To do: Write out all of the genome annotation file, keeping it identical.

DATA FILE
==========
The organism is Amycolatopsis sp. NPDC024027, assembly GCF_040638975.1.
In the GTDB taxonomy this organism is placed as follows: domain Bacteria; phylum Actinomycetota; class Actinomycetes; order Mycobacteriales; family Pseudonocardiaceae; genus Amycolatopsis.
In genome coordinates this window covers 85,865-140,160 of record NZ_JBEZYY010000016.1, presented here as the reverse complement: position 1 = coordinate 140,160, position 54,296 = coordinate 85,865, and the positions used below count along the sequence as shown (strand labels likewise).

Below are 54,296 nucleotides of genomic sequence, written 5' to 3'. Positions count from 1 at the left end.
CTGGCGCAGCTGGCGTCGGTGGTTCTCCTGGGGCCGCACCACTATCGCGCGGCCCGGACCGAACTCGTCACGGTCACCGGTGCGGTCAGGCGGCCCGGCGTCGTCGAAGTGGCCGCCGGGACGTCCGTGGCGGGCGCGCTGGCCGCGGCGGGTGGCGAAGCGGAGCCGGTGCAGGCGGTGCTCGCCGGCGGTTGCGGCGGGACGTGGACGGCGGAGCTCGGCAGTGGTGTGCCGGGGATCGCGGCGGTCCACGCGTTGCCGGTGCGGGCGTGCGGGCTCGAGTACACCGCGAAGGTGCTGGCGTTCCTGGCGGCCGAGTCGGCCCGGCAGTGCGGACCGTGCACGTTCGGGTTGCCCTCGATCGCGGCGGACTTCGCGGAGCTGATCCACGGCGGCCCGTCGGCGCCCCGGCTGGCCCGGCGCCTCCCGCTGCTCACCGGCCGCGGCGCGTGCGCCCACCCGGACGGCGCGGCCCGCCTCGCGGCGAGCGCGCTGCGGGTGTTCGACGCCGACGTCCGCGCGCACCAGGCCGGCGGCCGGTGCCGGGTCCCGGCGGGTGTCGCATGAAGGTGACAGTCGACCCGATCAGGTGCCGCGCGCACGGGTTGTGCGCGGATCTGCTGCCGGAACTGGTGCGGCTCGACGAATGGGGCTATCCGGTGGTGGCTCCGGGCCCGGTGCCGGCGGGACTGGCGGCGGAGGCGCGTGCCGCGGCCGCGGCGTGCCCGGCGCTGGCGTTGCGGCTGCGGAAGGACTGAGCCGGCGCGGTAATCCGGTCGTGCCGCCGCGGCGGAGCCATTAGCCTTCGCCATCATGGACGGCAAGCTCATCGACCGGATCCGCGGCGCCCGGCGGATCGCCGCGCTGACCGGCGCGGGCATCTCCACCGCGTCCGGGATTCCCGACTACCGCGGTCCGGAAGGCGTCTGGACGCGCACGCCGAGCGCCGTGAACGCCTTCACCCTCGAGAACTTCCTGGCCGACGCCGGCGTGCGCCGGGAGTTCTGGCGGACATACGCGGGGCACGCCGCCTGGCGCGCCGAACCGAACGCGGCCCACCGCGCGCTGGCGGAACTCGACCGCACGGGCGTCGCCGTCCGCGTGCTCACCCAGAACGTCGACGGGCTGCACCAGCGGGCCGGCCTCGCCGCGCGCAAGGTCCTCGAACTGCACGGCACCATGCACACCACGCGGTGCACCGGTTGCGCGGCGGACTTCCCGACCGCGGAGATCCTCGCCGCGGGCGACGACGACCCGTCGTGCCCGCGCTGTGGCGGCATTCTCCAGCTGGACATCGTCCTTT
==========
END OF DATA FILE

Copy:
The organism is Amycolatopsis sp. NPDC024027, assembly GCF_040638975.1.
In the GTDB taxonomy this organism is placed as follows: domain Bacteria; phylum Actinomycetota; class Actinomycetes; order Mycobacteriales; family Pseudonocardiaceae; genus Amycolatopsis.
In genome coordinates this window covers 85,865-140,160 of record NZ_JBEZYY010000016.1, presented here as the reverse complement: position 1 = coordinate 140,160, position 54,296 = coordinate 85,865, and the positions used below count along the sequence as shown (strand labels likewise).

Below are 54,296 nucleotides of genomic sequence, written 5' to 3'. Positions count from 1 at the left end.
CTGGCGCAGCTGGCGTCGGTGGTTCTCCTGGGGCCGCACCACTATCGCGCGGCCCGGACCGAACTCGTCACGGTCACCGGTGCGGTCAGGCGGCCCGGCGTCGTCGAAGTGGCCGCCGGGACGTCCGTGGCGGGCGCGCTGGCCGCGGCGGGTGGCGAAGCGGAGCCGGTGCAGGCGGTGCTCGCCGGCGGTTGCGGCGGGACGTGGACGGCGGAGCTCGGCAGTGGTGTGCCGGGGATCGCGGCGGTCCACGCGTTGCCGGTGCGGGCGTGCGGGCTCGAGTACACCGCGAAGGTGCTGGCGTTCCTGGCGGCCGAGTCGGCCCGGCAGTGCGGACCGTGCACGTTCGGGTTGCCCTCGATCGCGGCGGACTTCGCGGAGCTGATCCACGGCGGCCCGTCGGCGCCCCGGCTGGCCCGGCGCCTCCCGCTGCTCACCGGCCGCGGCGCGTGCGCCCACCCGGACGGCGCGGCCCGCCTCGCGGCGAGCGCGCTGCGGGTGTTCGACGCCGACGTCCGCGCGCACCAGGCCGGCGGCCGGTGCCGGGTCCCGGCGGGTGTCGCATGAAGGTGACAGTCGACCCGATCAGGTGCCGCGCGCACGGGTTGTGCGCGGATCTGCTGCCGGAACTGGTGCGGCTCGACGAATGGGGCTATCCGGTGGTGGCTCCGGGCCCGGTGCCGGCGGGACTGGCGGCGGAGGCGCGTGCCGCGGCCGCGGCGTGCCCGGCGCTGGCGTTGCGGCTGCGGAAGGACTGAGCCGGCGCGGTAATCCGGTCGTGCCGCCGCGGCGGAGCCATTAGCCTTCGCCATCATGGACGGCAAGCTCATCGACCGGATCCGCGGCGCCCGGCGGATCGCCGCGCTGACCGGCGCGGGCATCTCCACCGCGTCCGGGATTCCCGACTACCGCGGTCCGGAAGGCGTCTGGACGCGCACGCCGAGCGCCGTGAACGCCTTCACCCTCGAGAACTTCCTGGCCGACGCCGGCGTGCGCCGGGAGTTCTGGCGGACATACGCGGGGCACGCCGCCTGGCGCGCCGAACCGAACGCGGCCCACCGCGCGCTGGCGGAACTCGACCGCACGGGCGTCGCCGTCCGCGTGCTCACCCAGAACGTCGACGGGCTGCACCAGCGGGCCGGCCTCGCCGCGCGCAAGGTCCTCGAACTGCACGGCACCATGCACACCACGCGGTGCACCGGTTGCGCGGCGGACTTCCCGACCGCGGAGATCCTCGCCGCGGGCGACGACGACCCGTCGTGCCCGCGCTGTGGCGGCATTCTCCAGCTGGACATCGTCCTTT